5 things to know today: Heated debate, Walz budget, Redevelopment shelved, Hotels purchased, Bus service
A select rundown of stories found on InForum.
1. Bills targeting transgender sports participation in North Dakota renew heated debates
From the Bismarck Tribune via Forum News Service
A North Dakota legislative panel on Tuesday heard a raft of bills opponents have called discriminatory toward transgender people, prompting familiar arguments to resurface around topics such as school sports participation.
The House Human Services Committee scheduled a day of hearings involving seven such bills, including two that would restrict transgender girls and women from playing K-12 and college sports.
Supporters say the proposals ensure fairness in female sports; opponents say the legislation is discriminatory and harmful toward transgender people and would repel major sports tournaments from the state.
But a recent rule change from North Dakota high school sports regulators may have beaten Koppelman to the punch.
The North Dakota High School Activities Association’s Executive Board last year altered a rule applying to transgender students after the NCAA made a similar change to its policy.
The revised policy essentially bans transgender girls who have undergone hormone treatment from participating in girls sports, but the association’s director may allow a trans student to participate in girls sports if the school demonstrates through medical evidence that the athlete has no physical competitive advantage.
The previous rule allowed trans girls to play girls sports after completing one year of hormone treatment.
The association has taken no stance on the proposed legislation.
2. Walz budget calls for direct payments to 2.5 million households, Social Security income tax cut
A $65.2 billion two-year budget proposed by Minnesota Gov. Tim Walz would include direct checks of up to $2,600 for 2.5 million Minnesota households and cuts to the Social Security income tax.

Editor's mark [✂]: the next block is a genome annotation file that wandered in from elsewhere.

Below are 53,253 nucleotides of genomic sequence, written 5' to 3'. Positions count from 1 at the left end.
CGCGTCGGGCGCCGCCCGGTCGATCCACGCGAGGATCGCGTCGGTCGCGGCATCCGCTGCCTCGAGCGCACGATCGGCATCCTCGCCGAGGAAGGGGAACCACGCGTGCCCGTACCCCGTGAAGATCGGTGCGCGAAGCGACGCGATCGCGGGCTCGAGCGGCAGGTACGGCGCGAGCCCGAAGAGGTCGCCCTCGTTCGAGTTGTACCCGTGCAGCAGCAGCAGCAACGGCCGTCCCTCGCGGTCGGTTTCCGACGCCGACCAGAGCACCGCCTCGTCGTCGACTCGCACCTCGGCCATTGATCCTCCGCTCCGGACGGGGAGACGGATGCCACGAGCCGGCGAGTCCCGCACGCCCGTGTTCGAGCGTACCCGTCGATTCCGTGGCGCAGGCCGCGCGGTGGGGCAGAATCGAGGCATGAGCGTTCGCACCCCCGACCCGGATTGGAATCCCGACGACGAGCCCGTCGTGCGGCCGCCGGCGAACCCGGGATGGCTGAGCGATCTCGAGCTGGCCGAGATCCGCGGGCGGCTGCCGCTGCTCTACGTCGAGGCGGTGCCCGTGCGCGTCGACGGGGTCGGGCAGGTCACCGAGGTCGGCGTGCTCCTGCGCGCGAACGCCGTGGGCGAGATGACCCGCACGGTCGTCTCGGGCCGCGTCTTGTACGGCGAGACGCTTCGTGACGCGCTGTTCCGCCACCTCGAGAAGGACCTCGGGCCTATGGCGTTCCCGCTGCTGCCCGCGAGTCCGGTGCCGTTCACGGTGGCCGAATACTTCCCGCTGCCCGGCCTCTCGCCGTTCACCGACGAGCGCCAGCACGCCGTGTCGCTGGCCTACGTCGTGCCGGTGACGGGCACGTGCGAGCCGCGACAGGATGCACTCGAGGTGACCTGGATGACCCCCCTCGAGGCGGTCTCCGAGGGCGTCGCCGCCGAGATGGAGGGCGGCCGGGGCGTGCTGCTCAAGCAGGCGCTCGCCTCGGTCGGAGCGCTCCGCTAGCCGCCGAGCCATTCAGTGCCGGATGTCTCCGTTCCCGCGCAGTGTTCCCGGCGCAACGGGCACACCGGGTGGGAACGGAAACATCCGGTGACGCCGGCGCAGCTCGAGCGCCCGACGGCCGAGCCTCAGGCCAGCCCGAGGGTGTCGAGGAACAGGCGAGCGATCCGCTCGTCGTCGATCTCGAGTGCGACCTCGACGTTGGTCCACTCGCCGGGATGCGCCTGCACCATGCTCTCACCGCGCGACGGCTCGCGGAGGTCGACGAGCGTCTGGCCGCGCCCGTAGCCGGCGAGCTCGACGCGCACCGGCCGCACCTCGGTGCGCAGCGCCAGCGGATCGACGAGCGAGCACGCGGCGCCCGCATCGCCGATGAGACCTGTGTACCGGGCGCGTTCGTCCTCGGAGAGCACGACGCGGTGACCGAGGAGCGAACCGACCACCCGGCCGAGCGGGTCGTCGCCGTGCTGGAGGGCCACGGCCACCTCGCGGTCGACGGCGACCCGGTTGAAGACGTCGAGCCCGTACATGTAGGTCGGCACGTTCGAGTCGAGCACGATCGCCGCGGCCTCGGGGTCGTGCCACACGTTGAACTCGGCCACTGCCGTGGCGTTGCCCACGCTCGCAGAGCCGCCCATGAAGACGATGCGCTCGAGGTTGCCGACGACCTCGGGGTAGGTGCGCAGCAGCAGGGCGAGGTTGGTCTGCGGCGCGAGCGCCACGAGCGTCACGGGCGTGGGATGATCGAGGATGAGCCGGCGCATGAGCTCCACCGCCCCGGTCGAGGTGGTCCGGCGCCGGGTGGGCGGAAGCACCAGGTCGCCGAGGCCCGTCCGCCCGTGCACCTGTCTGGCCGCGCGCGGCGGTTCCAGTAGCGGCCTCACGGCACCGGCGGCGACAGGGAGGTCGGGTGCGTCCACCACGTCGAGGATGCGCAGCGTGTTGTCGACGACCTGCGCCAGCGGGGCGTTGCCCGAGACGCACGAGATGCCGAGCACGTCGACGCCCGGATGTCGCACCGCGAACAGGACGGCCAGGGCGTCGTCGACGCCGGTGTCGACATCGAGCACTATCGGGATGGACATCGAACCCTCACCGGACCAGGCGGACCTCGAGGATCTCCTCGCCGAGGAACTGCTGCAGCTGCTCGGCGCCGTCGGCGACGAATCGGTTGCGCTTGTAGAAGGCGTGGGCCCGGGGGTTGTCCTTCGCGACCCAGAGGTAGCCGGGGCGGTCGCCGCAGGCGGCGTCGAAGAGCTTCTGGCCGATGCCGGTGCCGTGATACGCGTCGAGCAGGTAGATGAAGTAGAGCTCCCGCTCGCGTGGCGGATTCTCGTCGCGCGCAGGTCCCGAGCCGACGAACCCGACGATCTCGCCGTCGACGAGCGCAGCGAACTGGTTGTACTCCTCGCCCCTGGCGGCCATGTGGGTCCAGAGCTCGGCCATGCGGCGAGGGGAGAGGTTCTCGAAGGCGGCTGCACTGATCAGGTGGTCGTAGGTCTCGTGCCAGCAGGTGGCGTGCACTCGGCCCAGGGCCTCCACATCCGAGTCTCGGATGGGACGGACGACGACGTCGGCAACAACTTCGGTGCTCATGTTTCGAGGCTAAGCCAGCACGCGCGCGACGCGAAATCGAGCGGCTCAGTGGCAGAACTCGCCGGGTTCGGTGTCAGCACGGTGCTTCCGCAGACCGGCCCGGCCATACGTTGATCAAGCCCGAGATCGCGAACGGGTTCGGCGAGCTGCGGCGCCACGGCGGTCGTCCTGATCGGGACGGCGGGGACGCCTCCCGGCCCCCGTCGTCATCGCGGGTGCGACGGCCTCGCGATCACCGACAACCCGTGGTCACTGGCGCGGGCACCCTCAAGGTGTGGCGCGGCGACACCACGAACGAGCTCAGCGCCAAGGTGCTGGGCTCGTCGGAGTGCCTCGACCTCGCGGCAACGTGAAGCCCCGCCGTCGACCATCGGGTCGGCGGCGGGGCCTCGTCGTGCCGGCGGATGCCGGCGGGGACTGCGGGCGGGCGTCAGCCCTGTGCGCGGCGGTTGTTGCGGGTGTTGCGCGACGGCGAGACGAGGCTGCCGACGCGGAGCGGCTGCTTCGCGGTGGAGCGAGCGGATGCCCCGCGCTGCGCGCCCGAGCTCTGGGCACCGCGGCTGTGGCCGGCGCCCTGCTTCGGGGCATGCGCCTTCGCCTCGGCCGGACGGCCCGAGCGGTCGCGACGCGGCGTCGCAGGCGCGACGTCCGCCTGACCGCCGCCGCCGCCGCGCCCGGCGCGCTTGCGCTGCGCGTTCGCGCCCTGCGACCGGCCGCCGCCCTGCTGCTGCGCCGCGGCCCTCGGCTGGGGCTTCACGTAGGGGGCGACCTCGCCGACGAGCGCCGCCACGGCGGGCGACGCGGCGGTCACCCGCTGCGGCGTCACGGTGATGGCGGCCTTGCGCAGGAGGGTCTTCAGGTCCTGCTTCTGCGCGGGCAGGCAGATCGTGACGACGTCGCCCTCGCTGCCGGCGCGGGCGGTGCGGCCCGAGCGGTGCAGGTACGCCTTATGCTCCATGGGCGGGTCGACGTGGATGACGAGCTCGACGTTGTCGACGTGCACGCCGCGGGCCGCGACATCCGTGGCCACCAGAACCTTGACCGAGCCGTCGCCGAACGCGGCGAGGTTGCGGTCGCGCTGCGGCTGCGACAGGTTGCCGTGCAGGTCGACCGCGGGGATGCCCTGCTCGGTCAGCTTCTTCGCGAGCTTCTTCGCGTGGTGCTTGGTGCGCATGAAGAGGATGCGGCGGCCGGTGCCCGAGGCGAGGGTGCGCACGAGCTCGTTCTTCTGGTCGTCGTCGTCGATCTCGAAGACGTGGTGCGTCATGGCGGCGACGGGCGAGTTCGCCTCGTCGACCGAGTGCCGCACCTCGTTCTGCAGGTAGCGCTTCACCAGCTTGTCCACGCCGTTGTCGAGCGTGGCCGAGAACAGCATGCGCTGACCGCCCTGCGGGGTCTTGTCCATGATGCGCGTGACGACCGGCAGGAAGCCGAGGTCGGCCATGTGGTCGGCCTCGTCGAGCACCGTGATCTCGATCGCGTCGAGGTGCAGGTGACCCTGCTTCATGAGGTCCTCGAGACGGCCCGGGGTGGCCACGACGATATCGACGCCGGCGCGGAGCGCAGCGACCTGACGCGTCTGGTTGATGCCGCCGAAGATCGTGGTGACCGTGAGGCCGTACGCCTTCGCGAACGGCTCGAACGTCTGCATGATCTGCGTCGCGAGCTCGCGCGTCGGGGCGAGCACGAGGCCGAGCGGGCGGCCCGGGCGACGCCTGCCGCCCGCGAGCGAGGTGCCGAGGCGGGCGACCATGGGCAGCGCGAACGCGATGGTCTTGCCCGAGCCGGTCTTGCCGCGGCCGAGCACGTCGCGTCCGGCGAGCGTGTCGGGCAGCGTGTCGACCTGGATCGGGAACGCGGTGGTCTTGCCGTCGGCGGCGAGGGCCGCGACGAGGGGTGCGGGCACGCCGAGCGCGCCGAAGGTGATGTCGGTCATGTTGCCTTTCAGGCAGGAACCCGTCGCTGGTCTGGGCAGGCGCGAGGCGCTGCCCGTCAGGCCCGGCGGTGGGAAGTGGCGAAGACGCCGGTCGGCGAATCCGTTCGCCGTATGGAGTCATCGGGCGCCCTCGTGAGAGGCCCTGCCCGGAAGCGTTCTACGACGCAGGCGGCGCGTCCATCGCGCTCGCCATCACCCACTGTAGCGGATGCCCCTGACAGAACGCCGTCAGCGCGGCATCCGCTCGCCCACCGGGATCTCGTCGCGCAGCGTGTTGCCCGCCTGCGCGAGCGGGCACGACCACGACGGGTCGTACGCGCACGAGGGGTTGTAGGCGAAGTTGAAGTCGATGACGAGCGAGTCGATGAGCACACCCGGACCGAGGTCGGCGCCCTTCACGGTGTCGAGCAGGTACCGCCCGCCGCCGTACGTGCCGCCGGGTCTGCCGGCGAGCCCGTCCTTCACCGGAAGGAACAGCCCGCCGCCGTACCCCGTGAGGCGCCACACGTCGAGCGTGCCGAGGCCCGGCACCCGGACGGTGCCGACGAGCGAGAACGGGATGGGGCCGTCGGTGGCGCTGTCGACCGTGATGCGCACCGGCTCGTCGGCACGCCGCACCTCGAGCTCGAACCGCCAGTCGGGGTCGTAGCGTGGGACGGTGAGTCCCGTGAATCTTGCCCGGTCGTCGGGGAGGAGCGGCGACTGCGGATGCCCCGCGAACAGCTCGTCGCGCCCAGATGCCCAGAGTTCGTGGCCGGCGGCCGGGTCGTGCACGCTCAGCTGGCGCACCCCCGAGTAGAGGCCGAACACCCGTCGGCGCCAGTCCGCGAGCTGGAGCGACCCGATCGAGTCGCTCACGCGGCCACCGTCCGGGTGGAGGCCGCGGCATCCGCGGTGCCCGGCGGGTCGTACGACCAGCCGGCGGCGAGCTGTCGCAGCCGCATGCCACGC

The final piece of Walz’s budget, released Tuesday, Jan. 24, would represent a 26% increase from the last two-year budget, and includes what the governor touted as the biggest tax cut in state history for the “greatest number of Minnesotans across the spectrum.” Overall, the budget would result in $8 billion in tax cuts for families and older Minnesotans.
“This is a balanced budget, but it's far more than that. It is a transformational budget,” Walz told reporters Tuesday as he, Lt. Gov. Peggy Flanagan and state commissioners presented the budget to reporters at the Department of Revenue in St. Paul.
“Minnesota has always been progressive in its taxation with an expectation that people pay their fair share, and those that have more pay their fair share, too,” he continued. “And all of us benefit from that.”
The governor is required to make his budget recommendations to the Legislature in January of each odd year. But the final budget is the product of negotiations between lawmakers and the governor.
Walz released details of his “One Minnesota” budget recommendations in four installments.
3. Herberger's store redevelopment shelved; mall owners say planning continues
Redevelopment of the former Herberger’s store at the West Acres Shopping Center has been shelved - at least for now.
The developers for a housing, parking and commercial building on the site of the former Herberger’s department store haven't completed a final financial analysis and are no longer working on the project, a city official said.
The project is a victim of interest rates that have been pushed 2% to 3% higher nationally than when the project was first proposed. Construction costs have also stubbornly remained 25-30% higher than pre-pandemic, said Jim Gilmour, the city’s director of strategic planning and research.
A mall official counters that the project is not done yet.